As corporations launch new legal diversity programs for their external counsel, will it spark more corporate law departments to address this issue?
Earlier this year, Coca Cola’s new Global General Counsel Bradley Gayton announced that his team will require law firms working on new matters for Coke to ensure that “at least 30% of each of billed associate and partner time will be from diverse attorneys, and of such amounts at least half will be from Black attorneys.”
The move by a major global corporation like Coke to make specific demands about the make-up of its selected outside counsel brings up a finer point about the critical role corporate law department operations (LDO) staff can play in the execution of a legal group’s diversity, equity & inclusion (DEI) strategy.
In a new three-part blog series, we want to examine how the growing demand for corporate law departments and outside counsel to collaborate on specific targets in racial and ethnic diversity has made the role of LDO professionals indispensable in the execution of a comprehensive DEI strategy.
First, at a minimum, LDO professionals need to prioritize the essential elements of an all-inclusive strategy, which includes:
- developing a DEI policy and having it reviewed and approved by law department leadership;
- staying current on what peer companies are doing around DEI and the larger trends underway, such as use of the Mansfield Rule, which is currently available in adapted form for law departments;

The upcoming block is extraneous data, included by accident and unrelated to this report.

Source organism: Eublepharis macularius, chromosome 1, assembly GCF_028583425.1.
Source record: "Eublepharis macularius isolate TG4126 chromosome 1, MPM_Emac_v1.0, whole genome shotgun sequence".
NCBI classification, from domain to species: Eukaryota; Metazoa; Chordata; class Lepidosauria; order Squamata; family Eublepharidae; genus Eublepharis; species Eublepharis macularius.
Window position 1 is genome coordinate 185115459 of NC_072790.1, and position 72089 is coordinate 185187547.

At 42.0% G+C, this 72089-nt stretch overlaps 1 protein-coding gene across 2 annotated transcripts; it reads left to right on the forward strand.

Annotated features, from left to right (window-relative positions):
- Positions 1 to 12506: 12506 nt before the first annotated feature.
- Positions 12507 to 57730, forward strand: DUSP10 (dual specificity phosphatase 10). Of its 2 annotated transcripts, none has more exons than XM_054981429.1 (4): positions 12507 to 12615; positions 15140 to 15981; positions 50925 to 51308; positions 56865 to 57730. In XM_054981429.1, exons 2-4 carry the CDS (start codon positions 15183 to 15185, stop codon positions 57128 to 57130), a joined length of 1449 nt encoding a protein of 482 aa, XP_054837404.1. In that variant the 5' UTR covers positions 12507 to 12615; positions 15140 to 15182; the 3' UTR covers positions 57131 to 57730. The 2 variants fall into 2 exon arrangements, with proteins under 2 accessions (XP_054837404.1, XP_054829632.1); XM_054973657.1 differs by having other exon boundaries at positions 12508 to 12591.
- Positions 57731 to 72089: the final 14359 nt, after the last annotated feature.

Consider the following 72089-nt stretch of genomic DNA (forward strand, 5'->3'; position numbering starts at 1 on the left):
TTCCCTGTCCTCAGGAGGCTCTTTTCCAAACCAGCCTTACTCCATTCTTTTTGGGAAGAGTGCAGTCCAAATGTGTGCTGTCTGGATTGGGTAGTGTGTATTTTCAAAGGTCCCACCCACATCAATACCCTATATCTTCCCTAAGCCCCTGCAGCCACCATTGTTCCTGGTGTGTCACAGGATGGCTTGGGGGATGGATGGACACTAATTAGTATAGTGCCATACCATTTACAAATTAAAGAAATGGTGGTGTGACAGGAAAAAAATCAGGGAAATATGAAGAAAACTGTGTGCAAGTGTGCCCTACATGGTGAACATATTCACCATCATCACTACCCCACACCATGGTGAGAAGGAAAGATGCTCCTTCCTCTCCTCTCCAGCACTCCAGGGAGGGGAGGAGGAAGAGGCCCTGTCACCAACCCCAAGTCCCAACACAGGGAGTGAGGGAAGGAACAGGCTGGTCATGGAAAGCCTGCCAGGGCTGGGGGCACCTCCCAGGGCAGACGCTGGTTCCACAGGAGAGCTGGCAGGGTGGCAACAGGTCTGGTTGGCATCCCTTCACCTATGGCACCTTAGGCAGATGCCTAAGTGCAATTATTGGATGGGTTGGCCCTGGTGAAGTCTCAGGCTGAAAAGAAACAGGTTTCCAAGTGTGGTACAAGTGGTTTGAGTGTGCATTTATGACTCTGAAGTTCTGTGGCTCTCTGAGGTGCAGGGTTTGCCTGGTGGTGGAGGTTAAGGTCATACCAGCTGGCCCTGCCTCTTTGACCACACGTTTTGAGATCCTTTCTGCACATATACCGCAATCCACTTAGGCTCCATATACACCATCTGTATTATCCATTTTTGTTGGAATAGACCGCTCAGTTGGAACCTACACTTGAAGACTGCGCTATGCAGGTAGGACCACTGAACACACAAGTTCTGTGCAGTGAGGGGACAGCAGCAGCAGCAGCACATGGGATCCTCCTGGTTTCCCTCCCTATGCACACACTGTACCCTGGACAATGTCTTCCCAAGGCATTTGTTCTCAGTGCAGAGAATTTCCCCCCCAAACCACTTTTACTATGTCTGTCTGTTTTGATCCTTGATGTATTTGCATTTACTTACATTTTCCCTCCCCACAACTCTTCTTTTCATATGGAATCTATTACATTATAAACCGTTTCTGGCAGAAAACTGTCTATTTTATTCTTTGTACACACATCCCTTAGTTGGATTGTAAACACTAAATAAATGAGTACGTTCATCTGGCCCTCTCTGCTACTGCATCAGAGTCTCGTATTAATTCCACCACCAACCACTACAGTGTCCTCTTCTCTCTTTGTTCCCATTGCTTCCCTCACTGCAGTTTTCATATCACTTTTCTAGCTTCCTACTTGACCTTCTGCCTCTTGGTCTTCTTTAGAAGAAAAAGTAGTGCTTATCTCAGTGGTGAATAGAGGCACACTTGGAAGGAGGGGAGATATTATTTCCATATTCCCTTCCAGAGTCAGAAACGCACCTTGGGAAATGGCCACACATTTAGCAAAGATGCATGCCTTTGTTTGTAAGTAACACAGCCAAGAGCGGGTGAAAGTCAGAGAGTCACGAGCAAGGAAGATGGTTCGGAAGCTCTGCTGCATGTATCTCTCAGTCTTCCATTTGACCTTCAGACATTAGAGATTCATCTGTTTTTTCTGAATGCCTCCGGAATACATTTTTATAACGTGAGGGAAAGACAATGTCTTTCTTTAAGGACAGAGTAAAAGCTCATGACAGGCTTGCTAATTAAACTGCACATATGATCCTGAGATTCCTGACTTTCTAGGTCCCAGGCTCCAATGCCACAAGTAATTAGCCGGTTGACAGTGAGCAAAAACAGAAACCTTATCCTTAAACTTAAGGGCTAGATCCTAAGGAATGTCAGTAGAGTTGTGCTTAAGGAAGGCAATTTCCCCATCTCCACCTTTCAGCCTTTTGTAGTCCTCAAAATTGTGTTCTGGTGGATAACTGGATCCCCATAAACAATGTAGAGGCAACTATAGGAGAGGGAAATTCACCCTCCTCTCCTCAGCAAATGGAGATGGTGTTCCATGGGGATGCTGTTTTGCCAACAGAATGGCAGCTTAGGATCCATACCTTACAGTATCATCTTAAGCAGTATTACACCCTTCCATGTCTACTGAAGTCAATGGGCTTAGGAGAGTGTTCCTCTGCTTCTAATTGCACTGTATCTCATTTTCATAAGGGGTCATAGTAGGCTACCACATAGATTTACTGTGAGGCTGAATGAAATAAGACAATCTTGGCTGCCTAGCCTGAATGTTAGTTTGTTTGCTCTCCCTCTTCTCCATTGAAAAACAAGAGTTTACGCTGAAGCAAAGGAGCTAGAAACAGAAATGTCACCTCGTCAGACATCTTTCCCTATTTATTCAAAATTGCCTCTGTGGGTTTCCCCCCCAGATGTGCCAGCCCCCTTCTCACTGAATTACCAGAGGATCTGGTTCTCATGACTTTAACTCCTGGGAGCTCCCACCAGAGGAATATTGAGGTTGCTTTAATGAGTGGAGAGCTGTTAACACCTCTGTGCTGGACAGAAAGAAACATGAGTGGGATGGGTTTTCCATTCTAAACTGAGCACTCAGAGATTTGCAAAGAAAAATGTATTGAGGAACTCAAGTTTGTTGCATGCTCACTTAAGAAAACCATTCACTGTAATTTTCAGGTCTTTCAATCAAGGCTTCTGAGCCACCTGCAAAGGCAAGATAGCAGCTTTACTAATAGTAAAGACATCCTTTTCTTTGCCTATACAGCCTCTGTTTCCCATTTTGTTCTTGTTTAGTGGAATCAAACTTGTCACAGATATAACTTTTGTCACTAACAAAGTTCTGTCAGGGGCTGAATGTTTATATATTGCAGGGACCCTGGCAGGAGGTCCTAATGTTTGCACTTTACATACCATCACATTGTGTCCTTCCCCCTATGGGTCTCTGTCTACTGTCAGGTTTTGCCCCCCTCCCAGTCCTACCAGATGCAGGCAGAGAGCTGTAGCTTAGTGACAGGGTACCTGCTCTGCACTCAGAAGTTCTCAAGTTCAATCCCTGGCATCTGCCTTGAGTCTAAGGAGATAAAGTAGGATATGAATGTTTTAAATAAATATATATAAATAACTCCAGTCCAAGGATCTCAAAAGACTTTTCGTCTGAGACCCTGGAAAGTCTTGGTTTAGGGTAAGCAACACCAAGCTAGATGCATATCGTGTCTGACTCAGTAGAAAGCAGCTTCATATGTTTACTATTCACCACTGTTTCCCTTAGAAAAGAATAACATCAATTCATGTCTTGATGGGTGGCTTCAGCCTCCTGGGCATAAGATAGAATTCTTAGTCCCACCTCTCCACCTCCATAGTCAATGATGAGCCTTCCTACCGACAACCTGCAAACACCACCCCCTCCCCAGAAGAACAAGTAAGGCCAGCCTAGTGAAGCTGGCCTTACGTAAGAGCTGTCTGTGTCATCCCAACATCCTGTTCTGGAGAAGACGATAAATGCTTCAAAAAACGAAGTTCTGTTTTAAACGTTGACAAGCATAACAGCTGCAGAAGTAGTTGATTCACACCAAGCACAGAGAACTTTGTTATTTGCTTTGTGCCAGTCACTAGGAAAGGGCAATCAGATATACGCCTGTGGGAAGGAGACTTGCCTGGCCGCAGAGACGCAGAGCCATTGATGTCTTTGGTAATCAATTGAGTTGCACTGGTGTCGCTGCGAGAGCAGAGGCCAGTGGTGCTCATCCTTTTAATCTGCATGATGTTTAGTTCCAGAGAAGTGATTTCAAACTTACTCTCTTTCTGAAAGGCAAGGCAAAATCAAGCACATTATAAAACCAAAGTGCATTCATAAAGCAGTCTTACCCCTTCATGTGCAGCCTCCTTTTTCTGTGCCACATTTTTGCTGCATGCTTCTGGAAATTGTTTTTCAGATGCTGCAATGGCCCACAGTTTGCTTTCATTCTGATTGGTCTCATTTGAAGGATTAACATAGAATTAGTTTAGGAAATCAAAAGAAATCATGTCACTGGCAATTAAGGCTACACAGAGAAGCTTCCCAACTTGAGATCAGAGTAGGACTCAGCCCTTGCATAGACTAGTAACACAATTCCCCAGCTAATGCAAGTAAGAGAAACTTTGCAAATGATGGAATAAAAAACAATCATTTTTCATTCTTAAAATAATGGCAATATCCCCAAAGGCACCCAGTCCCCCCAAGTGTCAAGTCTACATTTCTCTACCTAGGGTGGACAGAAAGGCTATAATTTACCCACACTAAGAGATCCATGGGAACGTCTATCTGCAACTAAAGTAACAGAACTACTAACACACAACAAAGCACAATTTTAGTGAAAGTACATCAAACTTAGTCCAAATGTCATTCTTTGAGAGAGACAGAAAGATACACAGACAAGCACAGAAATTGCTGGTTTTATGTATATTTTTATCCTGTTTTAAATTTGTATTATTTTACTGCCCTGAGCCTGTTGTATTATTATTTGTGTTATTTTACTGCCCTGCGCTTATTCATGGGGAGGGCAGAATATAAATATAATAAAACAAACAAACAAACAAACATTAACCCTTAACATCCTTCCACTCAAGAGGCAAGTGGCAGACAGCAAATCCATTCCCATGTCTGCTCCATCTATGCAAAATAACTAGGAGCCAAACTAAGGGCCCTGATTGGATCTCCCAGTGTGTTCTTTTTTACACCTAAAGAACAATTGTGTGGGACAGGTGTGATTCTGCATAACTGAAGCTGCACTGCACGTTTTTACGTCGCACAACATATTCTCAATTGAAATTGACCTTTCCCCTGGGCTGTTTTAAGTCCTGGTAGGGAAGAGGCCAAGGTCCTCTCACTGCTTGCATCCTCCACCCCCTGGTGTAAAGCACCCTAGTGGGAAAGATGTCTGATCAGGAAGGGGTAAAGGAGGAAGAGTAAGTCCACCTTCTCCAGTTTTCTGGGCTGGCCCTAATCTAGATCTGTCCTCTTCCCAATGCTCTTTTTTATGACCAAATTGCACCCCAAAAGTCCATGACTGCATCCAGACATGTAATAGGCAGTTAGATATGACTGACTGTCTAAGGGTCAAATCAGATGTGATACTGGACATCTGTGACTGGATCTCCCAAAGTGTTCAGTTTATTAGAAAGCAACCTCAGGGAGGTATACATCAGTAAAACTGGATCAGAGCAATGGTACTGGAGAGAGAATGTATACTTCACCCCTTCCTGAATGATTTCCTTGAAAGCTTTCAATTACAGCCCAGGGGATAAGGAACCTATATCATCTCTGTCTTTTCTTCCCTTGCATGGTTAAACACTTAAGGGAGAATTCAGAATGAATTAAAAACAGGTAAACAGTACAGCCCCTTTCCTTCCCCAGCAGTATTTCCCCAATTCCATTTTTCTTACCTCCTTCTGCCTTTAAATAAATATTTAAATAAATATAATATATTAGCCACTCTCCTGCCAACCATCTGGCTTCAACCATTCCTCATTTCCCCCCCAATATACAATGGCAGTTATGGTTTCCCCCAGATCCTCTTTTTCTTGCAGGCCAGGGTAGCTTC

- gathering key metrics to measure the impact of their departments’ DEI programs; and
- creating guidance for department lawyers on how DEI can be used as a lever when selecting outside counsel.
Unfortunately, many corporate law departments still are perceived as mere cost centers, and most are being pressured to do more work with fewer resources. This is where the LDO professional can add tremendous value, according to David O’Connor, Senior Legal Editor at Thomson Reuters Practical Law. O’Connor formerly oversaw legal matters for the U.S. commercial operations at QVC. Examples of this added value include:
- Leading internally as a DEI champion — With the corporate legal department’s reputation inside an organization often being the Department of No, having an LDO manager aggressively pursuing a DEI strategy is an excellent way to change this perception.
- Embedding DEI into the operation of the legal department — LDO professionals also can help embed DEI practices into the department’s day-to-day activities. Because the LDO professional or team is already executing in other areas of the department, they will naturally see the best opportunities to implant DEI into existing processes and procedures, such as e-billing, matter management, and knowledge management. For example, using the American Bar Association’s uniform task billing codes in the company’s e-billing system to track the level of work that diverse outside attorneys are doing allows the team to use an existing system to achieve a new DEI goal.